How to Avoid Distractions

Ever tell yourself that it will only take a few minutes to check your email and then find yourself spending a good couple hours on it? Or promise yourself that posting at a forum takes no longer than ten minutes and end up wasting three hours? Yes, you guilty ones, raise your hand – that happens all the time.

Concentrating on your priorities is a difficult, especially with all the distractions that technology offers. There are a number of ways to go about avoiding the bad and doing the good.

Multitasking is zerotasking.

Multitasking gives you nothing in return but the feeling that you’re getting something done. Suppose you were trying to read the newspaper while chatting with a friend. You type a few words to your friend, and then shift to read the headline. Just as you’re about to peruse the content, your friend types back and you switch gears to chatting again. So on and on you go, weaving back and forth between chatting and reading.

Every time your brain has to switch gears, it must refocus itself on the new topic-which inevitably takes some time. And if you don’t give it enough time between tasks to refocus, it’ll never focus and will leave you with nothing accomplished. For most multitaskers, they end up getting only one thing done – often the thing that requires immediate attention, which in this case is the chatting.

It may be hard to break your multitasking abilities once you’ve developed them. If your addiction is difficult to overcome, try setting goals. At the beginning of every day, list out the tasks you want finished, preferably written out in some way. Then, at the end of every day, make a mental list of the tasks you’ve done that day. If the list is menial and doesn’t match up to your goals, let yourself reminisce so that the regret will propel you forward the next day.

If you find yourself being dishonest about your goals for the day, get someone else residing with you to tell you what you’ve managed to get done. Accept the truth from them and change accordingly.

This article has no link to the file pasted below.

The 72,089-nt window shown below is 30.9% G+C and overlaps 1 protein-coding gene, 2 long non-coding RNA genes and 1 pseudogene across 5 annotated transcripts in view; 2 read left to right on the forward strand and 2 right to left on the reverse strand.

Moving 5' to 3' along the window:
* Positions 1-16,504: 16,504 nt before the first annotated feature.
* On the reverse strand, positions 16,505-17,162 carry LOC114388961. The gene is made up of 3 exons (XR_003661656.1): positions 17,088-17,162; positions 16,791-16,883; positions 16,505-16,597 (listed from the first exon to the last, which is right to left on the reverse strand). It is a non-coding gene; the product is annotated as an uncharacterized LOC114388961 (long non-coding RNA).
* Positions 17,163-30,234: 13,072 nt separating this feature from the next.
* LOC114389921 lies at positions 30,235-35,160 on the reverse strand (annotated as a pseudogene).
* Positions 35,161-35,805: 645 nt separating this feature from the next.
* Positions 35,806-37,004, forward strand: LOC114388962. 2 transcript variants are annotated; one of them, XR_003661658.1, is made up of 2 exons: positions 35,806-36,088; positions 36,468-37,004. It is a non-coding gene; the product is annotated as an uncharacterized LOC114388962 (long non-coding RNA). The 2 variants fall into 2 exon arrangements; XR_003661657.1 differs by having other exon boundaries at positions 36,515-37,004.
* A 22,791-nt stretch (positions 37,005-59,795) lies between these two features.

Email is addictive.

It truly is. There are no good times to be checking your email, and often times you may find new emails dropping by sporadically when you aren’t checking.

You may decide to check email several times daily for fear of ignoring a possible client. Yet, you fail to realize that clients do not expect you to be checking email 24 hours a day-they understand that you too, are human. To satisfy both your clients and yourself, set up an email-checking cycle-perhaps once a day if you know the emails you receive aren’t that urgent, or twice a day if you have numerous clients. During the “off” hours, leave your email client closed and fight that urgency to launch it.

Instant messaging never ends.

Instant messaging can be a useful tool when used correctly, but most of us tend to abuse it. Some of you may claim that instant messaging is the easiest way to communicate with your coworkers and is a must in your job. Alright, but how many of you can sign an oath declaring that you never discuss anything beyond business?

If instant messaging is a must in your job, try to set up cycles with your IM buddies. For instance, decide that from 8:00-9:00 AM is allowed instant messaging time, and 9-11:30AM is work time. Sign out of the IM system once your desginated work time begins. Stick to your cycle. If there is an absolute emergency, they will either come to your cubicle, or (if you work from home) call you.

Forums and newsgroups are no better.

Once again, try to set up a cycle. Since forums and newsgroups are for pure entertainment and play no role in your work, it may work better if you leave them as the end of the day reward. Once you’ve completed your goals for the day, then move on to checking your favorite forums and newsgroups. You’ll feel much more relaxed without that big project looming over your head anyways.

Goals and cycles are useful in keeping your distraction problems in check. Everytime you set a goal or cycle for yourself, let your iron will escape and make sure you adhere to it. No excuses.

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